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Duprey or Kimmel

September 10, 2012
Editorial by the Adirondack Daily Enterprise: Publisher Catherine Moore, Managing Editor Peter Crowley

New York's new 115th Assembly District includes Franklin and Clinton counties and the St. Lawrence County towns of Piercefield, Lawrence, Hopkinton and Brasher. About half of it is in the Adirondack Park. If you live there and you're a registered Republican, you need to vote in the primary election Thursday. It's a duty and a privilege.

We've covered and gotten to know the three candidates jockeying to carry the Republican banner into the Nov. 6 general election, and while we cannot narrow it down to one endorsement, we can offer some advice: Either Janet Duprey or David Kimmel would be a good choice, so choose whichever of them best matches your political and personal preferences. We recommend not voting for Karen Bisso.

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Like many people in the North Country, we know Ms. Duprey very well. As the incumbent assemblywoman for the last six years, she has attended countless events we've covered, given dozens of interviews and made herself very accessible to the media and everyone else. We also know Kimmel pretty well from covering his 2010 run against Ms. Duprey (including a particularly hot battle of words with her in a debate we organized) and from interviewing him in this year's campaign.

As far as we can tell, both are smart, pragmatic, personable, brave, independent, respectful, moral and easy to work with. Either, we think, would represent the district well and could make positive contributions to our state as a whole.

Ms. Duprey's strongest points seem to be a big heart, a fierce devotion to serving constituents personally, a feistiness, a strong work ethic and a deep knowledge of every corner of the district - she's constantly showing up at events in our area.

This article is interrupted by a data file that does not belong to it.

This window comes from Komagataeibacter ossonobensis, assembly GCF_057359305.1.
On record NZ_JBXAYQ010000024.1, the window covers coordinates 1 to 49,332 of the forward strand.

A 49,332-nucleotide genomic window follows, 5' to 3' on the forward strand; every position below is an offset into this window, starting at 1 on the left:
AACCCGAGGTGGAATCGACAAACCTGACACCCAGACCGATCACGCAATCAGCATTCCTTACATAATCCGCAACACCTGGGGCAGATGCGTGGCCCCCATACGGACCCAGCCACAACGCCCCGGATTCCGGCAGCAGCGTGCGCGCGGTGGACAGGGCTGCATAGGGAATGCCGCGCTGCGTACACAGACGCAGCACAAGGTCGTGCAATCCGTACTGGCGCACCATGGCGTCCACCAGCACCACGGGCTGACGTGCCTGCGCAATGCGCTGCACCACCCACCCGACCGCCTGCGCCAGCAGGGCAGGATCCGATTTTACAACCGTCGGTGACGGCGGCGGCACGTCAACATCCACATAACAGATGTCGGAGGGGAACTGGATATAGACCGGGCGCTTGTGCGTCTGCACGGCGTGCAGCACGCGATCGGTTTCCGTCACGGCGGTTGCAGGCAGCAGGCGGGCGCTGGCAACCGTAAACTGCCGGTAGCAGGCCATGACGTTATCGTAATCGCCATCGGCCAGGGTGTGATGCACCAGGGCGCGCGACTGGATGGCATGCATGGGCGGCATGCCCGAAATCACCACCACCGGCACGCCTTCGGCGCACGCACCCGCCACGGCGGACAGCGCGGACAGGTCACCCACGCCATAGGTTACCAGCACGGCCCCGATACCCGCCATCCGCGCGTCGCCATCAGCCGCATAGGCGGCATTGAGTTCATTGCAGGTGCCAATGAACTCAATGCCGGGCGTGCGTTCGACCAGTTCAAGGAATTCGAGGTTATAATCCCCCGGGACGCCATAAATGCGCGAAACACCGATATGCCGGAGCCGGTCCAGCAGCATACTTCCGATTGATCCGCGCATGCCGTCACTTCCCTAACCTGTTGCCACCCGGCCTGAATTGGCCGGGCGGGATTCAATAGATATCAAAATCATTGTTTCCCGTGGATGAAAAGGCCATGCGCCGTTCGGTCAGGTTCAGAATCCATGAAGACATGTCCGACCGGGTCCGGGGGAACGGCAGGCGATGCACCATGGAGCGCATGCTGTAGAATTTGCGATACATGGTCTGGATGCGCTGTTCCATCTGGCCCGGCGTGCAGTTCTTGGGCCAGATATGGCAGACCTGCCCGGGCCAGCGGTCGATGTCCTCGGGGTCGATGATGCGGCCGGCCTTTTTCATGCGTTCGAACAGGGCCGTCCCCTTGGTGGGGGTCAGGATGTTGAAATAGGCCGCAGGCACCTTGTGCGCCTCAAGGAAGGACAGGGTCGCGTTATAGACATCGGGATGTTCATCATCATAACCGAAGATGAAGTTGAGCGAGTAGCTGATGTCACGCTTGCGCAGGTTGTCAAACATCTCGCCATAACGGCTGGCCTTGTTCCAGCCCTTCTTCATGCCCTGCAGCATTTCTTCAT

Mr. Kimmel shines with his innovative ideas, his good humor and - now more than in 2010 - his diplomacy. He makes a convincing case that he wants not to overhaul this diverse state but to help govern it, that's he's eager to work out win-win solutions with other lawmakers. He's consciously taken some of the edge off his criticism, though it still can be quite stinging. It's in his nature to be direct, and that's a good thing.

Our beef with Ms. Duprey is that she is a double-dipper; she officially "retired" and collects a sizable pension even though she isn't retired in practice or in any other way that most of her constituents can understand. Yes, that's common among state workers eligible but not ready for retirement, but to us, it's wrong to milk the taxpayers that way.

Mr. Kimmel's biggest downside, in our view, is that he hasn't done much campaigning, at least not in our part of the district. If he won't work harder than this to get elected, it makes us wonder how hard he'd work in office.

If you're on the fence about how to cast your vote, you might be swayed by your personal politics - Mr. Kimmel is more conservative than Ms. Duprey.

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As for Ms. Bisso, she'll be on the Nov. 6 ballot with the Conservative Party no matter how she does Thursday, but regardless of party, we think she is unqualified. We explained that in an Aug. 11 editorial, and since then she has done more of the inaccurate, irresponsible bomb throwing we had found unacceptable. For example, this past week she was insisting on a conspiracy theory that Democratic candidate Tim Carpenter is a plant who plans to pull out of the race to help Ms. Duprey win.

While such tactics on the campaign trail are bad enough, Ms. Bisso comes across as someone who, if elected, would rather do damage than solve problems. Tellingly, she is endorsed by Carl Paladino, who, when running for governor two years ago, used the analogy of a baseball bat to describe what he would do to the state Capitol.

He was not representative of New York, and Ms. Bisso is not representative of the North Country.

Either Ms. Duprey or Mr. Kimmel would represent the North Country well, we think.

As for Mr. Carpenter, he has waited to campaign in earnest until after the primary. We look forward to meeting him when he makes his way to our part of the district.

 
 

 

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